Newspaper Page Text
VOLUME 8 NUMBER 18
WIN FIRST MEET
Penn State Wrestling Team Loses
to Cornell 12-6—Shollenberger
and Fulkman Secure Falls.
Scoring two falls and three de
cisions to our two falls, Cornell de
feated Penn State in_ a very fast
meet at Ithaca Fricfay night. The
bouts were all closely contested,
several bordering on the sensational
order. The only exception to inter
collegiate rules under which the
meet was held was the fact that, if
a man secured a hold on the mat
and wfie—fcrccd c-ff, the- wrestling
was continued on -the floor. Three
points were given for a fall and two
for a decision. The bouts were all
interesting and a large number of
students witnessed the contest.
Decisions were given on rolling
falls, a rule that our men were un
The 115 pound match started the
meet with a rush. Mason of Cor
nell showed aggressiveness at the
beginning, but Park secured the ad
vantage for two minutes by an arm
roll. Mason was given the decision
in nine minutes.
In the 125 pound class, Matchat
and Callendar were very evenly
matched, both guarding so closely
that most of the first nine minutes
and the two extra periods of three
minutes each were spent in grap
pling. On a very close decision
Cornell won on aggressiveness.
Fulkman threw Lewis after 6 min
utes 31 second by a half Nelson and
body hold. This bout which result
ed in a fall for the Blue and White
was the fastest of the evening.
Great credit is due Fulkman, es
pecially as the Cornell meet was his
first varsity contest.
After 50 seconds of grappling
Shollenberger went to the mat with
Stokoe. Shollenberger’s experience
enabled him to win a fall from his
opponent by a bar lock and head
hold in 3 minutes and 39 sec
Shaw’s fall from Very in the 158
pound class came as a surprise.
After a minute the men closed and
went to the mat with Very on top.
Shaw won the event by a double
arm roll, securing a fall in 4 minutes
In the 175 pound class, Captain
Lesh was thrown by Bame in 7
minute 51 seconds on a half Nelson
and bar lock. Lesh secured a neck
chancery, but Bame pushed it off
before the fall.
Five minutes of grappling in the
heavy weight bout between Captain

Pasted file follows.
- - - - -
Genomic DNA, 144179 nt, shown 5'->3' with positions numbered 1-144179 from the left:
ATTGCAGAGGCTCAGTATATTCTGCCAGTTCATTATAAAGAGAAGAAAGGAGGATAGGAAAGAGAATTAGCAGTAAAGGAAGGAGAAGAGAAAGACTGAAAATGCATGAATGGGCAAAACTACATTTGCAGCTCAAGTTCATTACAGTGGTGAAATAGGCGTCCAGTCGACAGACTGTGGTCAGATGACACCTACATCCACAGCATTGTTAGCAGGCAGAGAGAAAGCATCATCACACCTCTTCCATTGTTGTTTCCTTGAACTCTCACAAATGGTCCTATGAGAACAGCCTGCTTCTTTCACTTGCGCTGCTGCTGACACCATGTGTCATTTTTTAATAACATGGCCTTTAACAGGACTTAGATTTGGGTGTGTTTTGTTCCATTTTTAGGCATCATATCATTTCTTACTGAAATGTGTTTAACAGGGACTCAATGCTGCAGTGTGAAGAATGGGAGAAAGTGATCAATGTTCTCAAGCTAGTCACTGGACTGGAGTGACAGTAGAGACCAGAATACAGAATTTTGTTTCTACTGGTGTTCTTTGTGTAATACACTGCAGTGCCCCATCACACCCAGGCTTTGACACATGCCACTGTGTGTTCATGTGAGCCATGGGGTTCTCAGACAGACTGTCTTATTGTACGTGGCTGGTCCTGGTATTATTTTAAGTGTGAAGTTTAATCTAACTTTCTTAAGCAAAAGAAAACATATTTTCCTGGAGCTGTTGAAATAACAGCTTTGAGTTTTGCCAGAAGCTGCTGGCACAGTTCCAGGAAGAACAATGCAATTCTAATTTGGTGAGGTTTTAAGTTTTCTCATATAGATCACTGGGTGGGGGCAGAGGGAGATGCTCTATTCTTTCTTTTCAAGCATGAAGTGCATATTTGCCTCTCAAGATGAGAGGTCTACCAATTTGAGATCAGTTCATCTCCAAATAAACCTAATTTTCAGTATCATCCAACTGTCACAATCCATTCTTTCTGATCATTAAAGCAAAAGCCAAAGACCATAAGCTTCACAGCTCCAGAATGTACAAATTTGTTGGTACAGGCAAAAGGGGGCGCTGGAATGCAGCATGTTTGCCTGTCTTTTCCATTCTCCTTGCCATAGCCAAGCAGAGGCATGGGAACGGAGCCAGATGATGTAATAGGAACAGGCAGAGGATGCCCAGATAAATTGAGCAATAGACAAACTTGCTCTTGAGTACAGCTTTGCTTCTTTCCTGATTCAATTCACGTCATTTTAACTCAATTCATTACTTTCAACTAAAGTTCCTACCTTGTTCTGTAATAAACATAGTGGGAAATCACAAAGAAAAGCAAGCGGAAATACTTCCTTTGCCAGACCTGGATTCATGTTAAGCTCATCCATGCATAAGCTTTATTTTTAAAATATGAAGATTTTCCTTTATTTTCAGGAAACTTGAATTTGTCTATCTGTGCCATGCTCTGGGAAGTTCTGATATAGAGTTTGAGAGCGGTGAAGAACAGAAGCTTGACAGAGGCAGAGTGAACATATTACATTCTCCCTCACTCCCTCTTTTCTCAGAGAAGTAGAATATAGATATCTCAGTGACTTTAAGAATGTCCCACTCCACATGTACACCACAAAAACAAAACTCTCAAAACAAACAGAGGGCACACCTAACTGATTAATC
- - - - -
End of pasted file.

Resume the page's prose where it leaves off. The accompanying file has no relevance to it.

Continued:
Collins of Cornell and Lamb re
sulted in no advantage on either
side. Collins then took the offen
sive and sent his opponent to the
mat. Lamb lost on a decision.
Summary of Bouts.
115 pound class —Mason won
from Park on decision in 9 minutes.
125 pound class —Matchet won
from Callender on decision in 15
135 pound class —Fulkman won
from Lewis on fall in 6 minutes,
145 pound class —Shollenberger
won from Stokoe on fall in three
minutes, 39 seconds.
158 pound class—Shaw won frorn^
Very in fall in 4 minutes, 36 sec
175 pound class —Bame won from
Lesh on fall in 7 minutes, 51 sec
Heavy weight class —Collins won
from Lamb on decision in 9 min
Score —Penn State 6, Cornell 12.
Referee —Lawrence Connelly.
If our President was not very well
pleased with his rousing send off.
If, too, we do not wish him and
his family a most pleasant vacation.
If we are not mighty eager for that
If, too, we should not endeavor
to make a lasting impression upon
the first athletic team of that uni
versity to come to Penn State.
If our new eligibility rule will not
bring us more recognition from the
How many are pleased with their
If that band concert on Sunday
was not highly appreciated.
If the "movies” will, some day
entirely replace Penn State spirit.
Fraternity Bible Classes.
The following fraternities have
Bible classes: Beta Theta Pi, Sig
ma Chi, Kappa Sigma, Phi Gamma
Delta, Delta Upsilon, Alpha Chi
Sigma, Alpha Kappa Delta, Theta
Psi, and Alpha Delta Sigma.
State two years ago had the
national record for fraternity Bible
classes, every chapter but one hav
ing a class.
The Y. M. C. A. and the Sigma
Chi fraternity substantially helped
Mr. Woods of Shingletown, who
was recently burned out, and who
has lost everything. Besides the
parents, there was a family of five
Varsity baseball practice at 2
o’clock this afternoon (Thursday).
STATE COLLEGE, PA.,
Pena State Five Wins , .om Buck
nell in Basketball in a Fast
Rough Game—Score .^5-17.
Last Friday night thi Penn State
five outclassed the Bqcknell quin
tet in an intensely interesting bask
etball game which was characterized i
throughout by roughness. The'
home team was especially strong,
defensively in the first'half, allow
ing the visitors but a single field (
goal. ' |
Penn State— 3s Bucknell— l7 .
Craig f Bartholomew
Shore f Fulmer
Hartz c I Fisher 1
"Monthe ' g IC-uSt . (SiiuSuotj--
(Wright, Park) |
Blythe g Zehner |
Field goals—Shore 6, Hertz 5, Park i
4, Craig, Fulmer 2, Bartholomew 2.
Foul goals—Shore 3 out of 7, Bartholo
mew 9 out of 14. Time of game—Two i
20 minute Referee—Wallace,
THE YALE MEET,
Strong Delegation Coming to Meet
Penn State on Saturday Night.
In the coming wrestling meet to
be held in the Armory on Saturday
between Yale University and Penn
State, Yale will be represented by
the following line-up:
115 pound class —Ingram.
125 pound class —Hute.
135 pound class —Colver.
145 pound class —May.
158 pound class —Avery.
175 pound class —Newberry or